Good science is not sufficient.
Smoking tobacco is bad for you — don’t do it. The data are irrefutable and, save a few lonely “smoking truthers,” no one would argue the point. But what about the terminally ill patient who, in his waning days, craves a cigarette after dinner? Would we wag our fingers and deny him that pleasure? My point is, irrefutable data don’t exist in a vacuum; there are real people who make choices about how they will live — or die — in the face of those data. Such choices are rarely scientific; often they will be uncertain — and irrational. There’s a name for this: the human condition.
Health disparities are real.
A few months ago, Harvard Medical School’s Zak Kohane and colleagues in Boston and Copenhagen published an analysis of more than 10 years’ worth of data on genetic variants that were thought to cause hypertrophic cardiomyopathy (HCM), a thickening of the heart muscle that can lead to sudden death. They found that patients of African ancestry were more likely to receive reports that their DNA variants caused HCM based on what was known at the time. Yet all of those variants have since been reclassified as benign. How many of those “certain” diagnoses led to unnecessary procedures?
Doubt makes us uncomfortable; like an unresolved chord at the end of a song, we have a hard time just letting it sit there.
And why the misclassification? Because African-Americans are terribly underrepresented in genetic and genomic research — without a large dataset we can’t draw robust conclusions. Of course, the ugly history of how minorities have been treated in American research makes such underrepresentation completely understandable. That said, if promising genomic technologies do not include diverse populations, then they will only exacerbate existing health disparities and probably create new ones.
Genetics is too important to be left to geneticists.
While the landscape has changed for the better, now and again I still hear geneticists, regulators, and ethicists sounding the alarm about “toxic knowledge” and “lack of actionability” and how only a board-certified medical geneticist has the requisite abilities to help a patient or a research participant navigate his or her DNA. Last year an FDA official publicly compared people who wanted their raw sequencing data to anti-vaxxers. This type of condescension offends me for three reasons: 1) it indulges the fantasy that there are enough clinical geneticists in white coats to act as gatekeepers of the Tree of Knowledge and that there’s nothing wrong with telling a family they have to wait six or 12 or 22 months for an appointment (I recently saw the 22-month figure on a genetics clinic’s website); 2) it discounts the skills of thousands of eminently capable genetic counselors; and 3) it presumes that patients and families are both too frail and too stupid to understand the uncertainty of most of their own genomic data — that they have nothing to contribute to the proceedings other than their time, tissue, and passive compliance. If we insist that heredity is only comprehensible to those with advanced degrees, then we are creating a self-fulfilling prophecy.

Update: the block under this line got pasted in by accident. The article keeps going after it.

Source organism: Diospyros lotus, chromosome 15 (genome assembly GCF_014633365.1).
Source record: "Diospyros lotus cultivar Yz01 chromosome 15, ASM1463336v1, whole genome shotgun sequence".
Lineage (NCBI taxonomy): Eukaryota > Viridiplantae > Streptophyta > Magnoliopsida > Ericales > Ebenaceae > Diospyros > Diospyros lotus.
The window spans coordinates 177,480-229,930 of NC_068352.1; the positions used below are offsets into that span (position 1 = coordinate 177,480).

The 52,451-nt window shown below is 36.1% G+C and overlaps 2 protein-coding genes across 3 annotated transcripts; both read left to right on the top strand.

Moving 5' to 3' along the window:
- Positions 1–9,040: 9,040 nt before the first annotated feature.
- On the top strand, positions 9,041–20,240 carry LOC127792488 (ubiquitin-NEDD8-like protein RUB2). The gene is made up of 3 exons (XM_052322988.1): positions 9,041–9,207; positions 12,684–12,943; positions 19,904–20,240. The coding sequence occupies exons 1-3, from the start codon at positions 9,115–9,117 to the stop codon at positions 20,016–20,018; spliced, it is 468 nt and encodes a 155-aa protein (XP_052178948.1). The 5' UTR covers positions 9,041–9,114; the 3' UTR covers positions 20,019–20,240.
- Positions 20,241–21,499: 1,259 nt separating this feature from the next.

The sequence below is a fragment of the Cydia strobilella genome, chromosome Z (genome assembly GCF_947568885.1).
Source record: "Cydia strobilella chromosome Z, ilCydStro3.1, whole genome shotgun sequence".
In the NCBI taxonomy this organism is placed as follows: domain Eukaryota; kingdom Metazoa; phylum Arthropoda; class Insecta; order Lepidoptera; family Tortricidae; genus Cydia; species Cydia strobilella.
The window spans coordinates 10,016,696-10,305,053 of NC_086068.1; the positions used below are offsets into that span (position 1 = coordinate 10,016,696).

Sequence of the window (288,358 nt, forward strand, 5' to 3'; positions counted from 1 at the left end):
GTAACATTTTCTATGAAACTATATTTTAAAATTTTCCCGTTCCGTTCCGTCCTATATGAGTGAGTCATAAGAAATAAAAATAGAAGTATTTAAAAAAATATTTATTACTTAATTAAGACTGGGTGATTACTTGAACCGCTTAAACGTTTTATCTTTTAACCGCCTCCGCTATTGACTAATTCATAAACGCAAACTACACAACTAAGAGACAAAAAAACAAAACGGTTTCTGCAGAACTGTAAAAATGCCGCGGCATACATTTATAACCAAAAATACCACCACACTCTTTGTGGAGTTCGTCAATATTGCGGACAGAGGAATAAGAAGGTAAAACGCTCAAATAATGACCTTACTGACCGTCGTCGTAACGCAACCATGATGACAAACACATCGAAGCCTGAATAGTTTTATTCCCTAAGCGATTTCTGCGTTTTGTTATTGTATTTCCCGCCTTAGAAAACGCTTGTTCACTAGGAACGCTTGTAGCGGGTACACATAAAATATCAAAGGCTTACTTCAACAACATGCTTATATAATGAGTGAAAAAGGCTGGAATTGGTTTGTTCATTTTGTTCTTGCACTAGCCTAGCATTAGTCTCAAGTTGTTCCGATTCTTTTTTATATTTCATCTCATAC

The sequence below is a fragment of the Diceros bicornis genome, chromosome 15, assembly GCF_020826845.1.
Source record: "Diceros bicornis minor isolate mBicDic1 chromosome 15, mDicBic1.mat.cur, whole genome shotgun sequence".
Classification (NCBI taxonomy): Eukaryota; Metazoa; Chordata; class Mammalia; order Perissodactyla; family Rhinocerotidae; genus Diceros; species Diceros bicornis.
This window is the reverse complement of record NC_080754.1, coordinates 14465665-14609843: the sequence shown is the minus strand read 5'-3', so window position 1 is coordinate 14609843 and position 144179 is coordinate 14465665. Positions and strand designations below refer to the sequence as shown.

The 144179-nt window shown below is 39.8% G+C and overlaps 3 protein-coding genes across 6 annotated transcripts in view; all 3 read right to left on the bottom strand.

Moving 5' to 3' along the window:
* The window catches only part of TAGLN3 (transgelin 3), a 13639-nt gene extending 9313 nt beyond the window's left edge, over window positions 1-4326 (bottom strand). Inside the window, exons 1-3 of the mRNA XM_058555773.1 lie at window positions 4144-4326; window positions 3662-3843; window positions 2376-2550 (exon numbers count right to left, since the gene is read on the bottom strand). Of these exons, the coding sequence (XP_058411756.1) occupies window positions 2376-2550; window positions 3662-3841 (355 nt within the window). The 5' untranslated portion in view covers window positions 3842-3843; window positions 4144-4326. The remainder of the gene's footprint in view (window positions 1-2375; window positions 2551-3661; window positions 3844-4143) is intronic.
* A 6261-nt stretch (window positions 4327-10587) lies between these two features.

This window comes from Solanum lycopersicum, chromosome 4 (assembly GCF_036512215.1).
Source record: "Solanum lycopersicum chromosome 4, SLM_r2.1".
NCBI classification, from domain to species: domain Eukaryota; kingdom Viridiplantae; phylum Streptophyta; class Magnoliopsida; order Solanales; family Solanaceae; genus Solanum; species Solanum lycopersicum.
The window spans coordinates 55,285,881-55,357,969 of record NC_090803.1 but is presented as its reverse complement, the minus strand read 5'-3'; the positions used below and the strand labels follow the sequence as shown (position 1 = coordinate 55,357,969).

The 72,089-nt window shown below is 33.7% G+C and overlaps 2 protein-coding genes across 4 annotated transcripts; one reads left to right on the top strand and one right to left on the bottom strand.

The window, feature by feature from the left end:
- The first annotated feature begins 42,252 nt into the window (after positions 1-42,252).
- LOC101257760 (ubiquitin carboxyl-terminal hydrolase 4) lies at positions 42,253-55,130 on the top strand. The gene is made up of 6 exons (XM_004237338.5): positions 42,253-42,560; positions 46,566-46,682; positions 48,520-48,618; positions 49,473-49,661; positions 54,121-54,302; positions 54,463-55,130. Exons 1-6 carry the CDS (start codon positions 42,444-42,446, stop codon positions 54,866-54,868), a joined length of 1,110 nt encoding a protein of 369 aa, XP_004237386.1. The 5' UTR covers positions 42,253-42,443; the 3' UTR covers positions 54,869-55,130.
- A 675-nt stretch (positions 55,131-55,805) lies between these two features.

Could there be exceptions to these tenets? Could I be wrong? Sure. I suffer from doubt just like most everyone else. Doubt makes us uncomfortable; like an unresolved chord at the end of a song, we have a hard time just letting it sit there.
But this is where we are. “Medicine’s ground state is uncertainty,” Atul Gawande has written. “And wisdom — for both the patients and doctors — is defined by how one copes with it.” Of this we can be sure.